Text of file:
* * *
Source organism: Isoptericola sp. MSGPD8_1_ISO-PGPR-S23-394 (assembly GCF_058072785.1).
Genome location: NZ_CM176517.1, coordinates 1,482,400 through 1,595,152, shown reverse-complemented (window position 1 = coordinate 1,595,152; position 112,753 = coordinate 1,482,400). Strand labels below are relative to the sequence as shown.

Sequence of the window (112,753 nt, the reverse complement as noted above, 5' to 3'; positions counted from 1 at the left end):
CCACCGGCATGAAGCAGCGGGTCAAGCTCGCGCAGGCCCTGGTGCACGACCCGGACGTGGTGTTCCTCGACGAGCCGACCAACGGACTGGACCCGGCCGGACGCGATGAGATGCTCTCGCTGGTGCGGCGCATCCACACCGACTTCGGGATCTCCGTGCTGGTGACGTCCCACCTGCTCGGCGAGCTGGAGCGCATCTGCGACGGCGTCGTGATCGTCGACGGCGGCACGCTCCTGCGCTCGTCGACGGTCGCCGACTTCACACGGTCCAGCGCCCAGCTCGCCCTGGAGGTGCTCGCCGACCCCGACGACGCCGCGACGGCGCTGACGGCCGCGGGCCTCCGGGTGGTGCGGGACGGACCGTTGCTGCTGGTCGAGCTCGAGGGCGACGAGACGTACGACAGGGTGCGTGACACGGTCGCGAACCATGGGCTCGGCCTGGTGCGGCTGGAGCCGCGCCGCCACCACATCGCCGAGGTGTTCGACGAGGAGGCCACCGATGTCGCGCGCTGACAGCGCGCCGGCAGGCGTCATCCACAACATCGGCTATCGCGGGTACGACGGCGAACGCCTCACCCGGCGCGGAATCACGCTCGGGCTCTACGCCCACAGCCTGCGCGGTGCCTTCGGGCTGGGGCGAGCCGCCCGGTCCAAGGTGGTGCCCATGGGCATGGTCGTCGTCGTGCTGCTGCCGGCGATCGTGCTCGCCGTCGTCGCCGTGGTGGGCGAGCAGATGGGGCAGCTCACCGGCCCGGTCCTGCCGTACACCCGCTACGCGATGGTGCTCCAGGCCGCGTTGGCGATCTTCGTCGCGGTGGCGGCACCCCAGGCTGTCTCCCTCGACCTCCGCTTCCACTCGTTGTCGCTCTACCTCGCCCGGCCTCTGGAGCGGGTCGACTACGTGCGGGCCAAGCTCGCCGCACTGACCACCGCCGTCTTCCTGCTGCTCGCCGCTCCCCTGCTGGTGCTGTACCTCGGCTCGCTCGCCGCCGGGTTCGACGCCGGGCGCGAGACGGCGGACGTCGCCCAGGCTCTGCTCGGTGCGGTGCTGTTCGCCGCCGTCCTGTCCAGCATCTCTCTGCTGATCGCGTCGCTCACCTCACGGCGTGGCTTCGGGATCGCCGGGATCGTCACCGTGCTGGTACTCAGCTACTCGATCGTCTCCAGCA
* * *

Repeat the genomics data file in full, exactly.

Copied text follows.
Source organism: Isoptericola sp. MSGPD8_1_ISO-PGPR-S23-394 (assembly GCF_058072785.1).
Genome location: NZ_CM176517.1, coordinates 1,482,400 through 1,595,152, shown reverse-complemented (window position 1 = coordinate 1,595,152; position 112,753 = coordinate 1,482,400). Strand labels below are relative to the sequence as shown.

Sequence of the window (112,753 nt, the reverse complement as noted above, 5' to 3'; positions counted from 1 at the left end):
CCACCGGCATGAAGCAGCGGGTCAAGCTCGCGCAGGCCCTGGTGCACGACCCGGACGTGGTGTTCCTCGACGAGCCGACCAACGGACTGGACCCGGCCGGACGCGATGAGATGCTCTCGCTGGTGCGGCGCATCCACACCGACTTCGGGATCTCCGTGCTGGTGACGTCCCACCTGCTCGGCGAGCTGGAGCGCATCTGCGACGGCGTCGTGATCGTCGACGGCGGCACGCTCCTGCGCTCGTCGACGGTCGCCGACTTCACACGGTCCAGCGCCCAGCTCGCCCTGGAGGTGCTCGCCGACCCCGACGACGCCGCGACGGCGCTGACGGCCGCGGGCCTCCGGGTGGTGCGGGACGGACCGTTGCTGCTGGTCGAGCTCGAGGGCGACGAGACGTACGACAGGGTGCGTGACACGGTCGCGAACCATGGGCTCGGCCTGGTGCGGCTGGAGCCGCGCCGCCACCACATCGCCGAGGTGTTCGACGAGGAGGCCACCGATGTCGCGCGCTGACAGCGCGCCGGCAGGCGTCATCCACAACATCGGCTATCGCGGGTACGACGGCGAACGCCTCACCCGGCGCGGAATCACGCTCGGGCTCTACGCCCACAGCCTGCGCGGTGCCTTCGGGCTGGGGCGAGCCGCCCGGTCCAAGGTGGTGCCCATGGGCATGGTCGTCGTCGTGCTGCTGCCGGCGATCGTGCTCGCCGTCGTCGCCGTGGTGGGCGAGCAGATGGGGCAGCTCACCGGCCCGGTCCTGCCGTACACCCGCTACGCGATGGTGCTCCAGGCCGCGTTGGCGATCTTCGTCGCGGTGGCGGCACCCCAGGCTGTCTCCCTCGACCTCCGCTTCCACTCGTTGTCGCTCTACCTCGCCCGGCCTCTGGAGCGGGTCGACTACGTGCGGGCCAAGCTCGCCGCACTGACCACCGCCGTCTTCCTGCTGCTCGCCGCTCCCCTGCTGGTGCTGTACCTCGGCTCGCTCGCCGCCGGGTTCGACGCCGGGCGCGAGACGGCGGACGTCGCCCAGGCTCTGCTCGGTGCGGTGCTGTTCGCCGCCGTCCTGTCCAGCATCTCTCTGCTGATCGCGTCGCTCACCTCACGGCGTGGCTTCGGGATCGCCGGGATCGTCACCGTGCTGGTACTCAGCTACTCGATCGTCTCCAGCA